My Greatest Fear

After losing Tom the fear of losing my son has become stronger.

Jennifer Estes
3 min readApr 23, 2022


Photo by Ty Tomlinson on Unsplash

I was sleeping soundly when a slight scream woke me up. I opened my eyes and looked at the clock, it said 3:03. I drank sleepy time tea before bed so I really had to pee. As I got up to use the bathroom I heard the slight scream again.

I sat on the toilet thinking of my son and his girlfriend in the other bedroom. Are they fighting? Are they having sex? I wonder about checking on them. It’s quiet as I decide to crawl back into bed.

The second I pull the covers up and settle in Angel* calls my name. Panic mode sets in, my son suffers from substance use disorder, he was recently released from prison and has been sober for several months. I ran across the house to their room.

The sight before my eyes had my soul leave my body, I’m certain of it. He was completely naked on the floor. She was straddled across his stomach doing chest compressions. The cell phone was on the bed, lit up with Emergency Services, the male voice on the speaker was counting with her as she compressed his chest. He was a scary gray color.

Shock….complete shock….as I think, well it’s finally happened, my son is dead. I ask if his heart has stopped, it’s all I can manage. Angel doesn’t answer the question and blurts out “he needs Narcan!” The 911 operator says “if there are two of you there one of you please go outside to flag down the ambulance.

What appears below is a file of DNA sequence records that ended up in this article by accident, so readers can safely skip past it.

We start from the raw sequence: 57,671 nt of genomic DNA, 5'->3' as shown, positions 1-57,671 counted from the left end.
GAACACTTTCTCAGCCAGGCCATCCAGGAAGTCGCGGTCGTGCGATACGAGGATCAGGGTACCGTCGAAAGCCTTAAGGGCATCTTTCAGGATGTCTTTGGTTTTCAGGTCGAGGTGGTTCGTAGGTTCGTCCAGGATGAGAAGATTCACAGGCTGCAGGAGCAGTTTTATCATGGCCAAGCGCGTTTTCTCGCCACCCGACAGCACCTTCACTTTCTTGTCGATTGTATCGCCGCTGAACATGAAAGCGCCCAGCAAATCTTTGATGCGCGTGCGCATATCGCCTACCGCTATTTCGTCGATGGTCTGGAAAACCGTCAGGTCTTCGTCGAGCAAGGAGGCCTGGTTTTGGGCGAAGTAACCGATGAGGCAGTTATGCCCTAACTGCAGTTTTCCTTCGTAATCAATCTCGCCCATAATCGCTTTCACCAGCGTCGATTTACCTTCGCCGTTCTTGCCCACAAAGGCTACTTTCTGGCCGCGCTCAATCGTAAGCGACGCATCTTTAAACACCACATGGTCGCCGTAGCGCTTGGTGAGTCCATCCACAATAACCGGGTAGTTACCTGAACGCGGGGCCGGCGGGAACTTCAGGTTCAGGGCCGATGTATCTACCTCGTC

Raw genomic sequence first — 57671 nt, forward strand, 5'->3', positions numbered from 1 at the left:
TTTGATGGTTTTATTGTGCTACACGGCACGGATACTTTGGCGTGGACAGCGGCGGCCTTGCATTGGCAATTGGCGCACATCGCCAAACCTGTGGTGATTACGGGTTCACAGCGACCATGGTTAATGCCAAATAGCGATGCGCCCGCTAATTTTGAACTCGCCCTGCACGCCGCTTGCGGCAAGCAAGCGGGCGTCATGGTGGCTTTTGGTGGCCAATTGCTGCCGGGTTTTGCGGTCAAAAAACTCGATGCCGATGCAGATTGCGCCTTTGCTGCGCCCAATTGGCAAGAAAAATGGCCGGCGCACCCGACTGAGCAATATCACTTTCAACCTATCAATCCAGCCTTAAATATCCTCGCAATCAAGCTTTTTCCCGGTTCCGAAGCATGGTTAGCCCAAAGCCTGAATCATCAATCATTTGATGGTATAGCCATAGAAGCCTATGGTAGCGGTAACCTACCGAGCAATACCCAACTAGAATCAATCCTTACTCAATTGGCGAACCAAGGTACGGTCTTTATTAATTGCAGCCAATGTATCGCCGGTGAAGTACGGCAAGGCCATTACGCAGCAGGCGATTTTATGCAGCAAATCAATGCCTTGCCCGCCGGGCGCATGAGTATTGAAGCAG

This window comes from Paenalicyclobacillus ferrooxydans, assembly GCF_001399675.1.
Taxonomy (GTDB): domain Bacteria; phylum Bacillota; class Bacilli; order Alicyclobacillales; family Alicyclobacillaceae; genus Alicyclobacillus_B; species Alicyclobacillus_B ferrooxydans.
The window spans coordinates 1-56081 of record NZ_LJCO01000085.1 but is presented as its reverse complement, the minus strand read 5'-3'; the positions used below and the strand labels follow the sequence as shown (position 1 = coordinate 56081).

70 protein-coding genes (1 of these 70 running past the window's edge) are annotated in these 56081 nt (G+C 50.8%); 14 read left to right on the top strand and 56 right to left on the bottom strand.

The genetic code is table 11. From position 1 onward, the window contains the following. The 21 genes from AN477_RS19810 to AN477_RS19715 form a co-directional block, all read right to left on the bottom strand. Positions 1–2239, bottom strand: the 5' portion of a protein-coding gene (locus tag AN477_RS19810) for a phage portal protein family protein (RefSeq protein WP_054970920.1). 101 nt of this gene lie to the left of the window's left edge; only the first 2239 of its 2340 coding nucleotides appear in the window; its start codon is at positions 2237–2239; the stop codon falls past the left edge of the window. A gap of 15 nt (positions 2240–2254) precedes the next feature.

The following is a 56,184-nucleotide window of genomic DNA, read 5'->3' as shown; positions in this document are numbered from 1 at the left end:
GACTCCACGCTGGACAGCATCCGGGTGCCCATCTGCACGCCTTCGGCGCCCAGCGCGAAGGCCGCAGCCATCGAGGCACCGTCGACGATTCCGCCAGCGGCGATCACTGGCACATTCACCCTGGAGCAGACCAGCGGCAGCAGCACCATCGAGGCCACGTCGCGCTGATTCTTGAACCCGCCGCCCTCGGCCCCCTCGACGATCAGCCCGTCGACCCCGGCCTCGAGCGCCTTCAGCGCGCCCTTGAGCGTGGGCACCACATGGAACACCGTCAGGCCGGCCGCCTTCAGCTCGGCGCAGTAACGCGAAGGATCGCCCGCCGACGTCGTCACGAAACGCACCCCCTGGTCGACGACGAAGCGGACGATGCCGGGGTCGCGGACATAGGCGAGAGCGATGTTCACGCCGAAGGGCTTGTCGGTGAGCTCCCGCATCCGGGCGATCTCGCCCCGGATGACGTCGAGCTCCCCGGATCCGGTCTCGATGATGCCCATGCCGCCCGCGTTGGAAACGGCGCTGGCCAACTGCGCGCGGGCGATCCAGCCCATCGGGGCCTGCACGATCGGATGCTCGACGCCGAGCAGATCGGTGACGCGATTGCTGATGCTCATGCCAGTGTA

I stand in the cold air, I can hear sirens approaching, I think my son’s spirit might be watching this whole thing unfold. Two police cars arrive first, followed by a fire engine, and then the ambulance.

The first officer looks me up and down as he approaches, giving me a disgusted look. I realize I am wearing my George Floyd t-shirt that says “All mothers were summoned when he called for his mama” and “Black Lives Matter” I ignore the way he looks at me asking if he has Narcan. He says “I do” in a not very nice way.

We all go inside the house, the police officer administers a dose of Narcan. The paramedics carry my son to the living room where there is more room. They give him more Narcan and hook up a heart monitor. They are asking lots of questions, what did he use, and does he have a heart problem…



Jennifer Estes

I am a widow, a mortician, a mom, and grandma. I write about grief, caregiving, substance use disorder, and the death care industry.